A major  problem with this revival written and modified by playwright David Henry Hwang is that director Julie Taymor known for spectacles (“The Lion King”) seems to have difficulty in conveying those personal moments between the two leads here, Clive Owen and Jin Ha. Instead of an emotional impact which should be be coming forth from the stage there is a grounded rapture which sucks out the life from what should be a high powered show. 

While loosely based on a true story, we first meet Rene Gallimard who was a French diplomat stationed in Beijing now (1986) in a French prison convicted of treason. Owen is an exceptionally fine actor (try to see his underrated performance in the film “Croupier”) and here he still shines as someone coming to grips with his grave errors in judgments. He writhes around in the small cell with a lightbulb overhead going on and off adding to his agony. He is the narrator and while that works very well throughout the play, for some reason which wrongly takes you out of the story, Taymor has the two leads breaking the fourth wall addressing one another as to whether certain aspects should be included in the telling of the story. And to speak to the audience makes for nervous laughter on our part which only cracks the momentum of the play adding to the listlessness of this revival. 

Flashback to the 60’s where Gallimard meets an opera star Song Liling (Ha Jin) who performs the death scene from “Madame Butterfly”at an ambassador’s house. The diplomat is not aware that Liling is actually a man even though women were not allowed at that time to play such roles. Liling informs Gallimard about the racist attitudes that Westerner’s have  towards Asians not caring to understand their culture but to dominate them. While Gallimard is completely enchanted by the singer’s delicate and feminine looks and wiles, Jin appears to be more masculine looking than the role demands. It is hard to believe that the Frenchman would not wonder if indeed this was a woman. This is not to say that Jin does not act well for he most certainly does, but unless he is physically believable (even his voice appears deep) all is lost. The other problem is that (and this is not his fault) the way he speaks to Gallimard should be with a certain air of modesty and frailty while instead he appears to be too Westernized almost like a modern woman. To make matters worse, after a performance when the two walk through the streets of China with the singer wearing civilian clothing, Liling appears even more manly.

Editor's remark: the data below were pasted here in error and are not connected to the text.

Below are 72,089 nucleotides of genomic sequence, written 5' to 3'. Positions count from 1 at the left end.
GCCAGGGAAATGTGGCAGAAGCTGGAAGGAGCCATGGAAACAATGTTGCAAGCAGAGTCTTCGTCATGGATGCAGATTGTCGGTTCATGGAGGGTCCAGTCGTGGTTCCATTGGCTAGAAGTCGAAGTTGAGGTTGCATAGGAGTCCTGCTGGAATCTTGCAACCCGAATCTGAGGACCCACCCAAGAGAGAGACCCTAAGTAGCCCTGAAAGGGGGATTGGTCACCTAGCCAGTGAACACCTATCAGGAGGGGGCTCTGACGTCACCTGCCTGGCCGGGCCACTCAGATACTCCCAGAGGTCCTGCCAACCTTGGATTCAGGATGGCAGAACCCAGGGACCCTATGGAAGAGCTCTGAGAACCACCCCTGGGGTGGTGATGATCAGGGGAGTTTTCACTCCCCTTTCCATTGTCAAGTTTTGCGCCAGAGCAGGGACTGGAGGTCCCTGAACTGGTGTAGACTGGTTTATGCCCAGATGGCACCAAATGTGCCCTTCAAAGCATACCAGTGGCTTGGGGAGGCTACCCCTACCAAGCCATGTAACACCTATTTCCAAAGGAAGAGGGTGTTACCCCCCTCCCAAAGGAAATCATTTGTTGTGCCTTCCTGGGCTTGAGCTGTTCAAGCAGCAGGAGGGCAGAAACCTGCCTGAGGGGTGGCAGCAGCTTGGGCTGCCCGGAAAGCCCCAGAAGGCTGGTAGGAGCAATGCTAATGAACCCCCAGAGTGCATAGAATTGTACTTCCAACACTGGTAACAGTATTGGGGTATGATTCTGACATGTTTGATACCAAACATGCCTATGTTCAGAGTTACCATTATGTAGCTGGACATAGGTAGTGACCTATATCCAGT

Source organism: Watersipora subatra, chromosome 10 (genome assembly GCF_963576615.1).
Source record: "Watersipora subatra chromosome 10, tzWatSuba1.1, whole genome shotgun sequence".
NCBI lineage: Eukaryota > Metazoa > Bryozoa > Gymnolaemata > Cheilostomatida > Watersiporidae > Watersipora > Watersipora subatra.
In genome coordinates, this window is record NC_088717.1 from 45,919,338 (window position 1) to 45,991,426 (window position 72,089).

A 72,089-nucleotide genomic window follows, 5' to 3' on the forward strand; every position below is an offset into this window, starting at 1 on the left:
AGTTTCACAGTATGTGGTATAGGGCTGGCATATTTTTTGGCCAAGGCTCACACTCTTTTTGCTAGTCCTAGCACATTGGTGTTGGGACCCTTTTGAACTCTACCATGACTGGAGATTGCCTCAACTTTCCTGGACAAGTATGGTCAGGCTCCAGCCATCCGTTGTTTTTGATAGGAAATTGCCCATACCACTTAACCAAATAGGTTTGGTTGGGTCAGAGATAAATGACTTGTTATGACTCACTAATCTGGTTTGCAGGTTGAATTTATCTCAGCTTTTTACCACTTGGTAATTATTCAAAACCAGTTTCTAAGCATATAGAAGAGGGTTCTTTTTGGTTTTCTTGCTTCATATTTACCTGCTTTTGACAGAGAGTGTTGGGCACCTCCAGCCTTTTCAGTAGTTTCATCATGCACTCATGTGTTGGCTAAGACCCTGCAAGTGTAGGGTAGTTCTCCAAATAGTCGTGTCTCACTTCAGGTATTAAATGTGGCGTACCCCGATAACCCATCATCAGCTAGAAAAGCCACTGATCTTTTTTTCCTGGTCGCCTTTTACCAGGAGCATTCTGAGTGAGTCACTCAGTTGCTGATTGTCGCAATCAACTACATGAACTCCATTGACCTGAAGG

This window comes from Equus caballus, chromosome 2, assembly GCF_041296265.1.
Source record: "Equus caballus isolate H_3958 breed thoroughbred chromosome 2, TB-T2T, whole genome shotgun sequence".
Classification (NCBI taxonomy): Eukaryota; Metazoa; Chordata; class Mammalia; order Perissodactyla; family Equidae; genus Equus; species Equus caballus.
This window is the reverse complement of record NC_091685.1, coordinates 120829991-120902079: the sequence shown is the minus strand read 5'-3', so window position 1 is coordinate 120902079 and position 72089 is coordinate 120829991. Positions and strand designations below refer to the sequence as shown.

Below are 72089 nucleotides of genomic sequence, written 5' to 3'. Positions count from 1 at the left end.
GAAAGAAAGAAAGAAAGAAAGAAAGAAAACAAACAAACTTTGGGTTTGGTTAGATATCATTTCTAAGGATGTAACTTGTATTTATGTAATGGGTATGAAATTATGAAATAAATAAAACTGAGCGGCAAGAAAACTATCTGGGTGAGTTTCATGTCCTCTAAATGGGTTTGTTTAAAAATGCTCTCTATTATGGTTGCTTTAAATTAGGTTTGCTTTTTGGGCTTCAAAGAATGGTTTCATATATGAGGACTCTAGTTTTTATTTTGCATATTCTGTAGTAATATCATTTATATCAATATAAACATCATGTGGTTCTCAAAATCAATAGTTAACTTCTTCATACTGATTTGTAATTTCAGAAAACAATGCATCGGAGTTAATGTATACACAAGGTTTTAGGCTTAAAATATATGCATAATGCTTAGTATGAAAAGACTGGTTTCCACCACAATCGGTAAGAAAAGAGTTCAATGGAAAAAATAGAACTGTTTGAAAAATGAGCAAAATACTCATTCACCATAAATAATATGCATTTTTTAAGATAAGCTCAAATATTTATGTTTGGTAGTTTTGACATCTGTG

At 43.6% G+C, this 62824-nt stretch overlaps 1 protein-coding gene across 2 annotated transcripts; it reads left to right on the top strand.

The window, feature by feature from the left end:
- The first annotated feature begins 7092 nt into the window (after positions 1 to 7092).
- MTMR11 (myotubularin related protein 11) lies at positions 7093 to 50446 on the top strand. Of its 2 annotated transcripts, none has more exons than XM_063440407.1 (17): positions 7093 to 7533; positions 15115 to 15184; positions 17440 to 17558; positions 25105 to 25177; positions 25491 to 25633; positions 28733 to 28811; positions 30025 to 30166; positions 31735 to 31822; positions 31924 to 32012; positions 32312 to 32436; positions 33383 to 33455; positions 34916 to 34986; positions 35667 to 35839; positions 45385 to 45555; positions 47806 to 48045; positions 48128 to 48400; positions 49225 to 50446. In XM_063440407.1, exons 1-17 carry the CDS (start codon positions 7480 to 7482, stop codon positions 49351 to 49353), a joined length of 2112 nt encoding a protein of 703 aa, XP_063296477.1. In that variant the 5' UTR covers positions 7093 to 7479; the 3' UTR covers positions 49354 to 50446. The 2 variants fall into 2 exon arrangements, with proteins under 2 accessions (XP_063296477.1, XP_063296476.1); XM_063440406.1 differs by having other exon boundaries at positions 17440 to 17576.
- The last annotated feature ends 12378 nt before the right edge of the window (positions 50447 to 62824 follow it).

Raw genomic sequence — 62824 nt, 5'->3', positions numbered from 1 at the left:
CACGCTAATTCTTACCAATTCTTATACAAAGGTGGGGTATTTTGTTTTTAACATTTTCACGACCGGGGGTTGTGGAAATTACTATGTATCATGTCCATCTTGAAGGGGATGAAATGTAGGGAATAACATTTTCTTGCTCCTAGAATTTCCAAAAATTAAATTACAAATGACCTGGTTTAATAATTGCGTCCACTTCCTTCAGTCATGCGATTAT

As the play proceeds, we realize that she is a spy for the Chinese government  and is ordered by the leader of the Red Guard, Comrade Chin (superficially played by Celeste Den), to obtain secrets from Gallimard. All this leads to a sexual relationship between the two and still unbeknownst to Gallimard is her true gender. While both actors do play the scene of their first sexual encounter acceptably, under Taymor’s direction what should be sensitive and artful becomes languid and not quite believable. 

The scenes of the Chinese opera which are heavy on spectacle although the costume designs by Constance Hoffman are stunningly beautiful. What became  very distracting was the constant movement of the panels (beautifully designed by Paul Steinberg) which takes your attention from the action. Too bad that Taymor does not concentrate more on the written text than the pageantry. 

I don’t recall from the original if during the courtroom scene near the end of the play Liling who arrives dressed in man’s clothing explains how he accomplished his feat of deceiving Gallimard as he does here. 

The last scene that both men share in the jail cell is well played out especially by Owen who comes to grips with reality. It is the fantasy that has kept him surviving the harsh prison conditions and now even that is gone.

Sadly, the magic that Gallimard felt dissipates just as we feel the same about what should have been a far better production. 

Tickets are available at the Cort Theater 138 West 48th Street or by calling 212.239.6200.